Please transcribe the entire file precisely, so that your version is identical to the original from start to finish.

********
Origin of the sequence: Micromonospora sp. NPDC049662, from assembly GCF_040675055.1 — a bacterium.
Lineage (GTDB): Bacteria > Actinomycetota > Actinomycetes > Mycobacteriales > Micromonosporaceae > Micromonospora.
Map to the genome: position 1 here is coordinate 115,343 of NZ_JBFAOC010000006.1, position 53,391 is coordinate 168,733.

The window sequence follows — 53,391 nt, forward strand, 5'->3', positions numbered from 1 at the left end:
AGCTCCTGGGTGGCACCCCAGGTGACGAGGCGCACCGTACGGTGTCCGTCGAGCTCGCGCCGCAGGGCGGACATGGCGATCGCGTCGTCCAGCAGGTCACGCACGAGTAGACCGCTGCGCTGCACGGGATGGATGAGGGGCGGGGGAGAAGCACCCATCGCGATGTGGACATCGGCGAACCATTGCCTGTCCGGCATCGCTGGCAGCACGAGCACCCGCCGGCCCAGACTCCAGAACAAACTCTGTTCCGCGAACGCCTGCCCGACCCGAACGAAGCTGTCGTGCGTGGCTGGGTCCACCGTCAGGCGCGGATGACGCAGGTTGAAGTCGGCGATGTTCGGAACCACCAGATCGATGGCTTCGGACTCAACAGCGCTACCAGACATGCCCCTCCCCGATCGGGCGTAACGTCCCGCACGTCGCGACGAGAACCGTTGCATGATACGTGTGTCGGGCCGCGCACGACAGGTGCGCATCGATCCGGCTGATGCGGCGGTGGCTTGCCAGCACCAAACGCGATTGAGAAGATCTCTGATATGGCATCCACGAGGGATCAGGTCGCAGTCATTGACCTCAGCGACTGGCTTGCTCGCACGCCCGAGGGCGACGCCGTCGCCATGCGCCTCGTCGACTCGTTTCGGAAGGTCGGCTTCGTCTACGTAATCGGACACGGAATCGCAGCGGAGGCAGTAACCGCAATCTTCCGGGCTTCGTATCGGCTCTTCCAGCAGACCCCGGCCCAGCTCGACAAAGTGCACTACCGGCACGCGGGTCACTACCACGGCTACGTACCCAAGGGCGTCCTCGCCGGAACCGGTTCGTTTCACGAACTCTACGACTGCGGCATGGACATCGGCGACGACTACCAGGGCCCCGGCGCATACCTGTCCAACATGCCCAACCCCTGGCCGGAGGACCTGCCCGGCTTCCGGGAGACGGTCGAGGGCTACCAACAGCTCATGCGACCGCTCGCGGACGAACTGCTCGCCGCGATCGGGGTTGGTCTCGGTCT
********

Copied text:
Origin of the sequence: Micromonospora sp. NPDC049662, from assembly GCF_040675055.1 — a bacterium.
Lineage (GTDB): Bacteria > Actinomycetota > Actinomycetes > Mycobacteriales > Micromonosporaceae > Micromonospora.
Map to the genome: position 1 here is coordinate 115,343 of NZ_JBFAOC010000006.1, position 53,391 is coordinate 168,733.

The window sequence follows — 53,391 nt, forward strand, 5'->3', positions numbered from 1 at the left end:
AGCTCCTGGGTGGCACCCCAGGTGACGAGGCGCACCGTACGGTGTCCGTCGAGCTCGCGCCGCAGGGCGGACATGGCGATCGCGTCGTCCAGCAGGTCACGCACGAGTAGACCGCTGCGCTGCACGGGATGGATGAGGGGCGGGGGAGAAGCACCCATCGCGATGTGGACATCGGCGAACCATTGCCTGTCCGGCATCGCTGGCAGCACGAGCACCCGCCGGCCCAGACTCCAGAACAAACTCTGTTCCGCGAACGCCTGCCCGACCCGAACGAAGCTGTCGTGCGTGGCTGGGTCCACCGTCAGGCGCGGATGACGCAGGTTGAAGTCGGCGATGTTCGGAACCACCAGATCGATGGCTTCGGACTCAACAGCGCTACCAGACATGCCCCTCCCCGATCGGGCGTAACGTCCCGCACGTCGCGACGAGAACCGTTGCATGATACGTGTGTCGGGCCGCGCACGACAGGTGCGCATCGATCCGGCTGATGCGGCGGTGGCTTGCCAGCACCAAACGCGATTGAGAAGATCTCTGATATGGCATCCACGAGGGATCAGGTCGCAGTCATTGACCTCAGCGACTGGCTTGCTCGCACGCCCGAGGGCGACGCCGTCGCCATGCGCCTCGTCGACTCGTTTCGGAAGGTCGGCTTCGTCTACGTAATCGGACACGGAATCGCAGCGGAGGCAGTAACCGCAATCTTCCGGGCTTCGTATCGGCTCTTCCAGCAGACCCCGGCCCAGCTCGACAAAGTGCACTACCGGCACGCGGGTCACTACCACGGCTACGTACCCAAGGGCGTCCTCGCCGGAACCGGTTCGTTTCACGAACTCTACGACTGCGGCATGGACATCGGCGACGACTACCAGGGCCCCGGCGCATACCTGTCCAACATGCCCAACCCCTGGCCGGAGGACCTGCCCGGCTTCCGGGAGACGGTCGAGGGCTACCAACAGCTCATGCGACCGCTCGCGGACGAACTGCTCGCCGCGATCGGGGTTGGTCTCGGTCT